Great Freedom

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Talk about the love that dare not speak its name (to quote Oscar Wilde), Great Freedom (Große Freiheit in the original German) has a monumental love story at its centre but isn’t quite sure about expressing it.

The whole film operates like this, sideways, backwards, though it starts straightforwardly enough with some footage from a camera hidden in a men’s public toilet, where Hans (Franz Rogowski) is caught indulging in a series of same-sex encounters of a salty kind, with whoever happens to be passing.

The footage is part of evidence in Hans’s trial for crimes against decency and he’s soon in jail. It’s 1968, homosexuality as a crime is about to be decriminalised, Neil Armstrong is soon to walk on the Moon, and the underground gay subculture is also about to have its small step/giant leap moment.

But for now Hans is in chokey, where 175-ers, as offenders against paragraph 175 of the German criminal code are called, have a tough time. The action suddenly switches back to 1945, where Rogoswki is now playing a clean-shaven prisoner newly arrived in jail, having been “liberated” from a concentration camp by the Americans, only to find himself back under lock and key, and for exactly the same crime – homosexuality. Irony?

And it switches again, to 1957, where Rogowski is again a gay man, in love with another inmate and trying to grab moments of tenderness (and sex) as and when he can.

Though it can be easy to get it wrong (I did), all three iterations of Rogowski are the same man, Hans, who has found himself repeatedly in the same prison, for the same crime, until one day it all changes.

Shot in a flat palette to reflect the drab everyday existence of jail, Great Freedom looks to all intents and purposes like Hans’s story, but is in fact more about Viktor, Hans’s homophobe cellmate in 1945, whose belligerent attitude changes when he spots the telltale concentration camp tattoo on Hans’s arm and who by 1968 is an ageing long-term lag with a bad heroin habit and an even worse hairstyle.

Hans and Viktor
Hans and Viktor


It’s also, at an oblique remove, the story of homosexuality in Germany from great oppression (the Nazis) to great freedom (decriminalisation), and in this respect it’s Viktor, again, who is the interesting character. He has an arc. His attitude changes. Hans is Hans – randy, clever and compassionate when we meet him, changing only in the sense that he gets a grip on life inside.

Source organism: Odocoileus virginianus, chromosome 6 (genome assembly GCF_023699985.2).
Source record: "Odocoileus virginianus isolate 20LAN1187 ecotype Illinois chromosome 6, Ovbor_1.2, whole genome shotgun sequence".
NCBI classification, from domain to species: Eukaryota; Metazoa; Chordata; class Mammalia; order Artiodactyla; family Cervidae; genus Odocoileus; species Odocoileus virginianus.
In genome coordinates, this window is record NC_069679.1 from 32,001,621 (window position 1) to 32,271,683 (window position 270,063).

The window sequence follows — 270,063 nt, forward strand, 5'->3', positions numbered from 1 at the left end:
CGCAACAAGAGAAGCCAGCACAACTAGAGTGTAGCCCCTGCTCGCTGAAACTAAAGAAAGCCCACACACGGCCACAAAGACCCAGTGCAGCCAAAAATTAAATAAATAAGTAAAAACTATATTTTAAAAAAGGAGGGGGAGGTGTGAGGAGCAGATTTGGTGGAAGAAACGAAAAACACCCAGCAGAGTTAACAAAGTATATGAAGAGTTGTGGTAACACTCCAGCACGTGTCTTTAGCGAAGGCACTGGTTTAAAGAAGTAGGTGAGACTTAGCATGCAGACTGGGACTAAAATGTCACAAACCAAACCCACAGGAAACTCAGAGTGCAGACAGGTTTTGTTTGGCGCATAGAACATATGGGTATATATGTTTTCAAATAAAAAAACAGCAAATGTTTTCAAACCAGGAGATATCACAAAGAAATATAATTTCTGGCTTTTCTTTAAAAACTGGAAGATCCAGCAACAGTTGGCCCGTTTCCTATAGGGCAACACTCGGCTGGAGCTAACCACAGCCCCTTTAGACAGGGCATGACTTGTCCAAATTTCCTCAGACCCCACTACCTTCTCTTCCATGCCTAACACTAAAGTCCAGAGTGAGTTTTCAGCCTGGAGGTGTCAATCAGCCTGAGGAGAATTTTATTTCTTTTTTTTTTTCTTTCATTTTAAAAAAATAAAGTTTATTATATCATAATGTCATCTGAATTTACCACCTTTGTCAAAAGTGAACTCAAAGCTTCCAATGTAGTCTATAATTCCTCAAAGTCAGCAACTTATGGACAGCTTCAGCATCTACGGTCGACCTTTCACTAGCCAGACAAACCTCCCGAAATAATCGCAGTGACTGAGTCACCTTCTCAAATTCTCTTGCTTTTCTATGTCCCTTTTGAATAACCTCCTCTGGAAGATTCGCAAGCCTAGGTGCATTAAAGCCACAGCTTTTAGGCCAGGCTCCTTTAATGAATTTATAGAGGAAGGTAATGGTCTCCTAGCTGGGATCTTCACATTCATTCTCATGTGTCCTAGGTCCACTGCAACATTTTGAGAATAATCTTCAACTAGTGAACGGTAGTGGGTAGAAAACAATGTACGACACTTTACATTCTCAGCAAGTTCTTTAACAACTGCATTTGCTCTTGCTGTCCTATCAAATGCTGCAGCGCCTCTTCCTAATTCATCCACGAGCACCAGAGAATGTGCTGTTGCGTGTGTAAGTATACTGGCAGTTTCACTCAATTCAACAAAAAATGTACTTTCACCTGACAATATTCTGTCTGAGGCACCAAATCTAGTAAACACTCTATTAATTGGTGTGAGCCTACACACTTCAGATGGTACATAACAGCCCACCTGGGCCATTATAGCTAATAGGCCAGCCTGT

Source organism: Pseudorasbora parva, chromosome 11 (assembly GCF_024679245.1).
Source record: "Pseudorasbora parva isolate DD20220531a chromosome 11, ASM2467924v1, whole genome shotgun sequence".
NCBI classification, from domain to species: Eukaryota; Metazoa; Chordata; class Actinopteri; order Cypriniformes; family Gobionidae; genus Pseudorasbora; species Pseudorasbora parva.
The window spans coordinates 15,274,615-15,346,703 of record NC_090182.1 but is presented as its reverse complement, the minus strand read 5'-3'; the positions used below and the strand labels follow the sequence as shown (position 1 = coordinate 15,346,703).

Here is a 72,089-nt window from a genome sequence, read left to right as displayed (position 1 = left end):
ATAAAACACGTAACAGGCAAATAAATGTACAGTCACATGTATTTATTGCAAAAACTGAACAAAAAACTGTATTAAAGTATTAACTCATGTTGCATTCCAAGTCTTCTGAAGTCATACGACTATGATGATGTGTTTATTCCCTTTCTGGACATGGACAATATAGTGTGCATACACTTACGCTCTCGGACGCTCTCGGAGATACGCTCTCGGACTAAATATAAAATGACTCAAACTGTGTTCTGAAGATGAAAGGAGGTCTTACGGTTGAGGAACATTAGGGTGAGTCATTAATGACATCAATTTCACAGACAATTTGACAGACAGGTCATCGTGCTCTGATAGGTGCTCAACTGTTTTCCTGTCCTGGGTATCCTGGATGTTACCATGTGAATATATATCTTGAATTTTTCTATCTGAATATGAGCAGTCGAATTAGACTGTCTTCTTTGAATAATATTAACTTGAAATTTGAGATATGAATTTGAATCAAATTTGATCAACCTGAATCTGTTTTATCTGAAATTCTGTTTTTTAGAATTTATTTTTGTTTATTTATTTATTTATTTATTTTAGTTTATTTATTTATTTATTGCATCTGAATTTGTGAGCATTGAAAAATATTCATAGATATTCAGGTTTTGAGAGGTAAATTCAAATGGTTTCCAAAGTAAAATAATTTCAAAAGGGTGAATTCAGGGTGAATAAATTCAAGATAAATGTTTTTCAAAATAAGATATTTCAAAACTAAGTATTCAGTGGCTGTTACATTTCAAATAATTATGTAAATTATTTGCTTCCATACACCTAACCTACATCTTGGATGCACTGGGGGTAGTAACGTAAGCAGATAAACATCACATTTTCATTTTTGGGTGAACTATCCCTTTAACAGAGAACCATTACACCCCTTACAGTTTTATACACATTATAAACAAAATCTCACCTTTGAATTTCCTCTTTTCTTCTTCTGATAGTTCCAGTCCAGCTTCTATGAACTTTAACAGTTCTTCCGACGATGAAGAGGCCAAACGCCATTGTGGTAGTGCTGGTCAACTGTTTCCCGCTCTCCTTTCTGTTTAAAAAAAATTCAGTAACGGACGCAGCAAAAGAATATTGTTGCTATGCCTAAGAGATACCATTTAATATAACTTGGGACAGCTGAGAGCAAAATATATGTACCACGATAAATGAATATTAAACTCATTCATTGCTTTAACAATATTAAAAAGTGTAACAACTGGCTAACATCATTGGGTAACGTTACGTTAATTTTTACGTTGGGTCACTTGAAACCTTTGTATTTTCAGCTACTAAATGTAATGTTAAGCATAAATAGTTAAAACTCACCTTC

Two excellent performances can’t quite hide the something slightly missing from this underpowered drama. Rogowski is all Daniel Day-Lewis intensity and Steve McQueen “in the hole” swagger as Hans, while Georg Friedrich is more the Robert Shaw type – a square head and a smile playing across his lips that might at any moment turn to a sneer.

The film won the Jury Prize at Cannes in the Un Certain Regard section – where offbeat and “non-traditional” movies hang out. Which is another way of saying that there are big, milkable opportunities which director Sebastian Meise and his co-writer Thomas Reider refuse to milk, very laudable if melodrama isn’t quite your thing. The little touches, though, have power. Like the importance of tobacco to Hans, especially when in solitary, where a glowing ember in the total darkness acts as a little symbolic beacon.

Große Freiheit is also, ironically, the name of the gay club that Hans visits when he’s finally let out – the law has changed and they can’t keep him in any more – a seedy dive with free jazz grinding away upstairs and scores of sweaty men grinding away below. Hans’s reaction? Perhaps not quite the one you’d expect.







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© Steve Morrissey 2022









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